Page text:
On a depressingly gloomy Day Four, only 107 minutes of play were possible due to a combination of drizzle and bad light, dismaying a lively Sunday crowd.
The Sydney Cricket Ground wore the frustration on its face. Most of the spectators were milling about, some joined the kids playing cricket wherever they found space to park their plastic stumps. The umpires kept circumventing the ground, holding onto their caps from being blown away by the breeze. Bhuvneshwar Kumar and Umesh Yadav circled the ground chatting. Ravi Shastri and Sanjay Bangar occasionally roamed around the rope with grim faces. They couldn’t wait any longer to wrap up the Test and celebrate a famous win.
Ravichandran Ashwin, meanwhile, dragged bowling coach Bharat Arun to the nets and bowled for nearly an hour, though he was often interrupted by the playful crowd asking him whether he needed a batsman to bowl to. “We’ve a few kids out here, shall we send them?” shrieked one of them. But Ashwin’s focus didn’t waver.
Half an hour later, at 1.50 pm, the match resumed, after eating up nearly 40 overs and the possibility of an early finish. Long before though, the outcome of the series was nailed, the match, and thus the series, was beyond Australia to salvage. All they could was to delay the inevitable, but it was so meaningless an exercise that they were made to look like props in a play.
The moment Mohammed Shami bowled Pat Cummins with a ball that kept low, the inevitability loomed like the large still clouds that hung over the stadium. If they had envisaged to go down fighting, as they are storied to, they didn’t, batting aimlessly and looking as disenchanted as any Australia side one had ever see.
What followed was a bizarre passage of play, wherein India made no fuss in reducing Australia from 236 for 6 to 258 for 9 before Hanuma Vihari showered some generosity by dropping Josh Hazlewood off Kuldeep Yadav, prolonging his quest for a five-for. Yadav got so disgusted that for a couple of overs his bowling lost its fizz. He did pocket his five-for, but it was after a frustrating wait of 79 balls, when Mitchell Starc and Hazlewood threw their bat around to help Australia reach 300.
But then came the biggest reality check, the realisation of how low they’d plunged, when Virat Kohli enforced the follow-on. Kohli had an opportunity in Melbourne but there India not only didn’t have the cushion of 300-plus runs but also the series was squared. But here, with just five sessions and 322 runs, they needn’t have feared a miraculous Australian comeback.
However, when Kohli conveyed the message to the Australians, the stadium began to mourn. For, it was the first time they’d followed on on home soil since 1988, a stretch that lasted 172 Tests. Apart from Tim Paine, Nathan Lyon and Shaun Marsh, none of the Australian players in this match were even born at that time, when England asked them to bat again at the same ground. As if they had no other reason to pine, this was the ego-bruising sucker-punch. Some of their legends were at a loss of words. Former pacer Stuart Clark felt their bowlers had let them down. “It doesn’t often happen, when the visiting side’s bowling has done better than our bowlers. It’s a shame,” he said.
Former skipper Ricky Ponting was even more scathing, blasting the Australian batsmen’s lack of courage and fight. He specifically censured Starc for not letting Nathan Lyon seek the DRS after the umpire had adjudged him leg before off Yadav.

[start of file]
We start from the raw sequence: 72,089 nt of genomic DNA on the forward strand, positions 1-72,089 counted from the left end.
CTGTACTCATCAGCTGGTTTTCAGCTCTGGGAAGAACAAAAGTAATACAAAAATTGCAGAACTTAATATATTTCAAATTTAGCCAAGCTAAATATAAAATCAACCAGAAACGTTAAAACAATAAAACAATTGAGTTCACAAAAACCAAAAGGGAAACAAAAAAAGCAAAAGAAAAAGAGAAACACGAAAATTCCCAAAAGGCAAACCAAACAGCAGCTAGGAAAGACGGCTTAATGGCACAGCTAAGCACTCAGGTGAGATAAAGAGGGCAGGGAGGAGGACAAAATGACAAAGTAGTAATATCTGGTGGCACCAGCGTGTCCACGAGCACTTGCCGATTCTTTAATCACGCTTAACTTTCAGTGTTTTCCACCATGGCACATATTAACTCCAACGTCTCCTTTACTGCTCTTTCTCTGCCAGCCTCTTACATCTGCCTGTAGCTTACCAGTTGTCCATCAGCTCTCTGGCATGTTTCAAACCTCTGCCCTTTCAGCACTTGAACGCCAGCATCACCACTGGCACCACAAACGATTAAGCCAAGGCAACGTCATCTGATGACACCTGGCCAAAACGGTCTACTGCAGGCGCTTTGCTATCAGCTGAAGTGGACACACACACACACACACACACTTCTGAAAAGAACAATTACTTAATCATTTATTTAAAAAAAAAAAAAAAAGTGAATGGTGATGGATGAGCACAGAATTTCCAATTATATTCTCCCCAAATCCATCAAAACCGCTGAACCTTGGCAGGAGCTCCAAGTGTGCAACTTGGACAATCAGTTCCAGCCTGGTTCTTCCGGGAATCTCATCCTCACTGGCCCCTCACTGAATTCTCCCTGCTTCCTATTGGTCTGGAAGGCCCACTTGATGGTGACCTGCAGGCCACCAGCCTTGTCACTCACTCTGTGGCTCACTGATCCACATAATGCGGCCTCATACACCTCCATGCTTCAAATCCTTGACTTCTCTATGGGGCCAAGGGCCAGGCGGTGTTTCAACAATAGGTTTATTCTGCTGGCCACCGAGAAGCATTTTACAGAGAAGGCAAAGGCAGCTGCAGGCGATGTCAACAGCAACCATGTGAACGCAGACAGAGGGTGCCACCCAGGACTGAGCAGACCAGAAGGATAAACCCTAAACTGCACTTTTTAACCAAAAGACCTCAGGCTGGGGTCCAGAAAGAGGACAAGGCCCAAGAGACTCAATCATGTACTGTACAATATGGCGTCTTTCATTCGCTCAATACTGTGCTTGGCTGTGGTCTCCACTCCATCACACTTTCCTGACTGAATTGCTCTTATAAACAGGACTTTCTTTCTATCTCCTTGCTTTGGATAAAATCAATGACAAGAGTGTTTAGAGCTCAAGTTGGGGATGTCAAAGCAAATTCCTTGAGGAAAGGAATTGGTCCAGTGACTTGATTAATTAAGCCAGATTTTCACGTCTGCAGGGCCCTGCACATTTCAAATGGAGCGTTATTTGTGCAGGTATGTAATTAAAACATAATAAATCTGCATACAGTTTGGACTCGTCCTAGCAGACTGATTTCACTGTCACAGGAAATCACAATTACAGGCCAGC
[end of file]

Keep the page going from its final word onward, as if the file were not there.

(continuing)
“That dismissal actually says a lot to me about the mindset of this Australian team at the moment. There’s no desperation there whatsoever. Why wouldn’t they have had a look at that? They’ve still got the two reviews up their sleeve. There had to be some sort of doubt in that,” he said.
Replays later showed the ball, which struck him full on the pads, could have evaded the leg-stump. “Even Mitchell Starc put his head down and says ‘it is not me’ but it’s up to you to make it. It’s a partnership. When they are together, you’ve got to do whatever you can to try and save your mate. There was absolutely none of that there. That’s slack and not desperate enough,” Ponting added. It summed up Australia’s batting performance in the entire series. How they wished the rain had drowned out the entire match.
Explained | Why despite lights being on, bad light rule came into force
Floodlights were supposed to ensure that players stay on the field as long as possible. But much to India’s frustration, not a lot of action was seen in Australia’s second innings as Virat Kohli went for an emphatic 3-1 series scoreline. That’s because the light was considered unsatisfactory. It may seem contradictory for a series in which operating under floodlights is part of the playing conditions, but the colour of the ball is the problem. With the red ball in use, the artificial light can only help to an extent. It is not easy to see when the background gets dark.
One can understand the disappointment of the Sunday crowd. But the practice is for umpires to go by the light meters at their disposal, and there is a level below which they consider conditions unsatisfactory for play. So, even if there is no rain in the air, bad light has the potential to suspend play.
High-quality lights make cricket possible at night, but white and pink balls are considerably easier to sight than red ones. Even though getting as much play as possible is one of the ways to keep Test cricket popular these days when Twenty20 is gaining mindspace, rules sometimes ensure just the opposite effect.